In recent times, the most accomplished-seeming Budgets fall apart by the weekend as think tanks and the media get to grips with their contents. The 2012 Budget is one example, but the same issue afflicted numerous Gordon Brown statements.
There is still potential for that to happen today, but less so. The Office for Budget Responsibility’s 251-page “economic and fiscal outlook report”, published yesterday, provides plenty of instant and rigorous analysis on the Budget and Spending Review.
It demonstrates that the headline macroeconomic figures have improved. The economy is projected to grow by 6.5 per cent in 2021 and return to pre-Covid levels by the turn of the year. Debt as a proportion of GDP is likely to peak significantly lower than previously forecast.
The Chancellor, perhaps under duress from Number 10, has decided to spend that windfall. Total departmental spending is now planned to grow by 3.8 per cent per year in real terms over the next three years.
However, stronger growth figures and less borrowing than expected should not be confused for higher living standards. Paul Johnson, head of the Institute for Fiscal Studies, was quick to point out that real household disposable income is set to rise by a measly 0.8 per cent over the next five years, essentially locking in another period of negligible income growth.
The reason for this is straightforward: much, though not all, of the higher spending will be funded by greater levels of taxation — with the UK’s tax burden rising to the highest levels since the Fifties. If Rishi Sunak is, as he suggests, “uncomfortable” with such a scenario, he has an unusual way of showing it.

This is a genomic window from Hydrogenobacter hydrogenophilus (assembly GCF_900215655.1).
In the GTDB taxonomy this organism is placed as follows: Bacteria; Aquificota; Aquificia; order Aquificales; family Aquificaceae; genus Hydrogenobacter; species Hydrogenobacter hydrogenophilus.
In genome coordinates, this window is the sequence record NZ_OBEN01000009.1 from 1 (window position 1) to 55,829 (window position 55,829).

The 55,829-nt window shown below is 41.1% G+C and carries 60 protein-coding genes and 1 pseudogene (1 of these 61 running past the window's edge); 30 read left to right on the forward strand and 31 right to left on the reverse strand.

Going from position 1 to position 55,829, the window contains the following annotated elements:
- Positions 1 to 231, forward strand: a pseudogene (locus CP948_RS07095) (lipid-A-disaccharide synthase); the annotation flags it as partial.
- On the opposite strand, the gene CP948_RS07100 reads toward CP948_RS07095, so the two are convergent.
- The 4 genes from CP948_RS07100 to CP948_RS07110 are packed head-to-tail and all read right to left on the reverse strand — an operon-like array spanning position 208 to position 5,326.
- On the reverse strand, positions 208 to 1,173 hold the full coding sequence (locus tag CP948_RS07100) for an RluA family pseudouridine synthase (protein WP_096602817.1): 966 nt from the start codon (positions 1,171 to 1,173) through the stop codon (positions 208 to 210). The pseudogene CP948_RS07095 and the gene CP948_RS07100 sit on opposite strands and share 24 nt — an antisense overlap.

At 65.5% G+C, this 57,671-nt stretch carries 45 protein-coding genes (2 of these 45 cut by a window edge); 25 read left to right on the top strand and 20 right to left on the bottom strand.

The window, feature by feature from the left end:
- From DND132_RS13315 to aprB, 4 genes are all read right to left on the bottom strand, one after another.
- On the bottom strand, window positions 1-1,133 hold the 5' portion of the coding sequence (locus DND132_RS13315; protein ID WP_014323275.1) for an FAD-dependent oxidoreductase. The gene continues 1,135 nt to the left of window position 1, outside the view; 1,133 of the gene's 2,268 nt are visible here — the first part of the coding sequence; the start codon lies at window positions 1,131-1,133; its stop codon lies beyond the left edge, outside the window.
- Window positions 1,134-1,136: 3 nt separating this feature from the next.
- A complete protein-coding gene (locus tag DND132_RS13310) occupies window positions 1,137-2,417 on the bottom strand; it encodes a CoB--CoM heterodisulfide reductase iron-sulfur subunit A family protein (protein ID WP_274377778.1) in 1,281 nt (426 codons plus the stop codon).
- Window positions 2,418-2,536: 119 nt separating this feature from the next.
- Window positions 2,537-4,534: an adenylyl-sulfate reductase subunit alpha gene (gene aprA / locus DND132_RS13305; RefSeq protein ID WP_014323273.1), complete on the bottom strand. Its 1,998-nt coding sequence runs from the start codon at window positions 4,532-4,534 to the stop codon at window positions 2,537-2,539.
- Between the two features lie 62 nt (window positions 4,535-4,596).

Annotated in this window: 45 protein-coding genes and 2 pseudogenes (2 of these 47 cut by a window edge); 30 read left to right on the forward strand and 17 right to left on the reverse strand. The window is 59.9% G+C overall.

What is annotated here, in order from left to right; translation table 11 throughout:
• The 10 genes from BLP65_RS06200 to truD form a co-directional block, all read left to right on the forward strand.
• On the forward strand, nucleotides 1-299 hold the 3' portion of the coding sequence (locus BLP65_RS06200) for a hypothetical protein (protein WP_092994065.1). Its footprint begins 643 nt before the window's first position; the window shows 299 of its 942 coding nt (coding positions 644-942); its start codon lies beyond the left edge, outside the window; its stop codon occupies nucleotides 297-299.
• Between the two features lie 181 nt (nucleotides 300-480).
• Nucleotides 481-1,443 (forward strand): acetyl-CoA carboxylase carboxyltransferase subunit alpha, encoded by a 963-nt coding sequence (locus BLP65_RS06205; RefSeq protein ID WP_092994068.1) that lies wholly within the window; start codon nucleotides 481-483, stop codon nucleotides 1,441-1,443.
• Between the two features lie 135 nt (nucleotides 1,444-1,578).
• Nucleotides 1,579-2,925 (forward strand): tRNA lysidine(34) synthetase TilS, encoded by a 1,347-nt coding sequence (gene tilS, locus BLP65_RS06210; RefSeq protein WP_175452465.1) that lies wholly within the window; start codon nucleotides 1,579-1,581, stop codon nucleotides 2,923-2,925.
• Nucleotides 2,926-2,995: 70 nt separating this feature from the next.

The second cause of stagnating living standards is inflation. The OBR forecasts inflation to rise from 3.1 per cent in September to an average of four per cent next year, twice the Bank of England’s target rate.
Such widespread price rises reduce the real spending power of households and make interest rate rises more likely as well.
There was precious little in this Budget for the capital. It was more about so-called “London-style” transport settlements in other cities. Given the perilous state of TfL’s finances, the other great cities should check the fine print.
Indeed it appeared the needs of London and our economy were largely overlooked. For example, the cap on business rates relief, set at £110,000 per business, will mean many hospitality venues won’t benefit.
The detail is still being poured over. But ultimately, it is clear that the Tories are in no rush to return the British state to its pre-pandemic size.
Where that leaves Labour, fiscal Conservatives and the long-term sustainability of the UK economic model is an open question.
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